6. Transition and Modernity

 
 
Revolutions Per Second: The Rebirth of Democracy

  

Section 6.3.1




 
World History 
And The Eonic Effect

Civilization, Darwinism, And Theories of Evolution
4th Edition
The Book
By  John Landon

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 CHAPTERS:
 

 

 
 

 
6. Transition and Modernity 
     6.1 A New Age Begins  
        6.1.1 From Reformation to Revolution  
     6.2 An Age of Enlightenment  
        6.2.1 The Crisis of The Enlightenment  
        6.2.2 Theory and Ideology: Das Adam Smith Problem
        6.2.3 Toward a New Enlightenment 
     6.3 The Great Divide 
        6.3.1 Revolutions Per Second: The Rebirth of Democracy 
        6.3.2 Econostream != Eonic Sequence          
    6.4 System Shutdown: Between System Action and Free Action  
       6.4.1 The Curse of Mideonic Empire?      
NOTES  
     6.5 1848: End of Eonic Sequence?  
          6.5.1 Last and First Men
          6.5.2 Theory and Ideology: Out of Revolution
     6.6 New Ages
          6.6.1 The (Eonic) Evolution of Religion  
          6.6.2 The 'Axial' New Age
          6.6.3 The Great Freedom Sutra 
          6.6.4 Schopenhauer and The Caveman Buddhas
          6.6.5 Coda: Amlothi's Mill

Next: 
 7. Conclusion

 
  
  
        

    World History And The Eonic Effect: Fourth Edition

     6.3.1  Revolutions Per Second: The Rebirth of Democracy

 

The onset of the French Revolution deserves as much as any date in history, beside the more glorious flagship American onset from 1776, the importance that has risen around it, as the period that initiated a shockwave of modernizing change that was national, then continental, and then global in nature, and whose cornucopia of diffusing consequences is still with us. That it was directly influenced from the fringe by the American revolution in its virgin open spaces is itself significant, and it was therefore a subtle recursion, in the broadest sense, of the experience of the English Civil War, and its aftermath, the Glorious Revolution of 1688, against a backdrop of the rising liberalism and deeper underground radicalism generated from the philosophic, scientific, and revolutionary experiences of the English.

In the prismatic view of Dickens, it was the ‘best of times, the worst of times...’ When asked what he thought was the significance of the French revolution, the Chinese Premier Zhou Enlai is said to have answered, “It’s too soon to tell”.[i] The era invokes a field of potential, against which relative free action  passes between hypothetical eonic determination, and the realizations of new forms of society. Francois Furet, the historian of the French Revolution and its ideological history, has declared that the ‘Revolution is over’. It is also true that the Revolution has been repeatedly been declared over, from almost its first phases, and continually spills over into future incidents, 1830, 1848, and finally the Russian Revolution. Perhaps what is not ‘over’ is the lesson learned, after so much passivity, that man must make himself, and not endure the posture of civil or religious slavery. Between the American and the French Revolutions we see the spectrum of historical dynamic pass from Freedom to its reality, cost, and full-scale imposition against inertia, in the drama of Equality, the price of freedom, and a field of change pass from its radicals to its conservatives. The note comes due. Every aspect and stage here has already been prefigured, seminally, in the English Civil War.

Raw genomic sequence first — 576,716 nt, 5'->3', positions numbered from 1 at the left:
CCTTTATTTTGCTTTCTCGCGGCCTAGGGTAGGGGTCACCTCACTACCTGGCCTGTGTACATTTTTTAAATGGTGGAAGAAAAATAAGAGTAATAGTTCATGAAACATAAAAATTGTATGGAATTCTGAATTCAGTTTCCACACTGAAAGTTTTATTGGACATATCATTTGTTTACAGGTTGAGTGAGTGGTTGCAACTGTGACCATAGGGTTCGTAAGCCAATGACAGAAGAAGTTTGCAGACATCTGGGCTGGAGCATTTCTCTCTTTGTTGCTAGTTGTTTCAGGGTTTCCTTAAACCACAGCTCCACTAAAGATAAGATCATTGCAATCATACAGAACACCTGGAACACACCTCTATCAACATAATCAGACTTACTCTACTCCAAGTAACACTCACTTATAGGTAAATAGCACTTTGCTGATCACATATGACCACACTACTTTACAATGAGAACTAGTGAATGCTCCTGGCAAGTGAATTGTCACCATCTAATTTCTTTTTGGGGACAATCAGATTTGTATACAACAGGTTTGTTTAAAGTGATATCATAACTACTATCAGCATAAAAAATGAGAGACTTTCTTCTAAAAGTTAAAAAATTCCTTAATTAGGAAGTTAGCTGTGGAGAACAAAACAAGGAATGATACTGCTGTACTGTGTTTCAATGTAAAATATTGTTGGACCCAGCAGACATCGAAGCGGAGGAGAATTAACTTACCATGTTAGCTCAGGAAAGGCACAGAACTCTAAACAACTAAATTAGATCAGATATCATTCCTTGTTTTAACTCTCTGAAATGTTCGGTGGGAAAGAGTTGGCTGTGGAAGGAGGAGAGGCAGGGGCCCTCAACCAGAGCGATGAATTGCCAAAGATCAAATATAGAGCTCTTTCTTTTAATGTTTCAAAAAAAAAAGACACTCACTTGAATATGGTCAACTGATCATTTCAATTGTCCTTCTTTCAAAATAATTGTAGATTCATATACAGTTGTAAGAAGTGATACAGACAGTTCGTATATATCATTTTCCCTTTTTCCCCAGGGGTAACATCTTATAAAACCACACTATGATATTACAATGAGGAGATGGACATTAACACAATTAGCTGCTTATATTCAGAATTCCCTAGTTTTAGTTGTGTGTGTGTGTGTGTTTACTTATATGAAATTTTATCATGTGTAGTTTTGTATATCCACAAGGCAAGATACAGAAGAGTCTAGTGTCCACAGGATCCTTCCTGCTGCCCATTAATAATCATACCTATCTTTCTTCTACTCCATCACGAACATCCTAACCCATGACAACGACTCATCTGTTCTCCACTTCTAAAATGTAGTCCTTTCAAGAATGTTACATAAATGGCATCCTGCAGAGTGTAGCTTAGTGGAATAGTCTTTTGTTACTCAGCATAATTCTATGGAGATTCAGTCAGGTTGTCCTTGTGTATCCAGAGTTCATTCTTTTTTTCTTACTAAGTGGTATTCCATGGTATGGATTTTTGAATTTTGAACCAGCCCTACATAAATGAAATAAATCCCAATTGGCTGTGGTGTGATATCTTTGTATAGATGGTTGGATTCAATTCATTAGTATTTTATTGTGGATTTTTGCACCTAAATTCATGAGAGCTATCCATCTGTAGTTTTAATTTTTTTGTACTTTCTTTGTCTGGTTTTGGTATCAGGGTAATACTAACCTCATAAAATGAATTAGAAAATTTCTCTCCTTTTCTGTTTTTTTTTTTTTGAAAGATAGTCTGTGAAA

The American Revolution seems like a kind of ‘butterfly effect’, a small-scale effect provoking larger and enduring consequences. Note that the endless debates over revolution are really about the intractable nature of simple changes, the French and especially the Russian being the obvious examples, compared to the American. It is all very well to denounce Rousseau and Robespierre but if such an immense convulsion echoing the American example failed to produce a republic these critics are really saying that freedom is impossible or utopian, and that we should, à la de Maistre, revert to primitive systems of barbarous ages past. Let us note at least that our system, upon full study, will be seen to adopt a shotgun approach and the total net effect of democratization springs as much from sources having nothing to do with the French Revolution. So therefore not everything, indeed not much at all, rides on the brief reign of Robespierre, whose failure seems to be grounds for every reactionary sermon delivered up to those who wouldn’t dream of surrendering their own benefits. The classic example here is abolition, about which Enlightenment thinkers were a bit ‘sluggish’, the job done by the epigones of our to-be-secularized Protestant Reformation.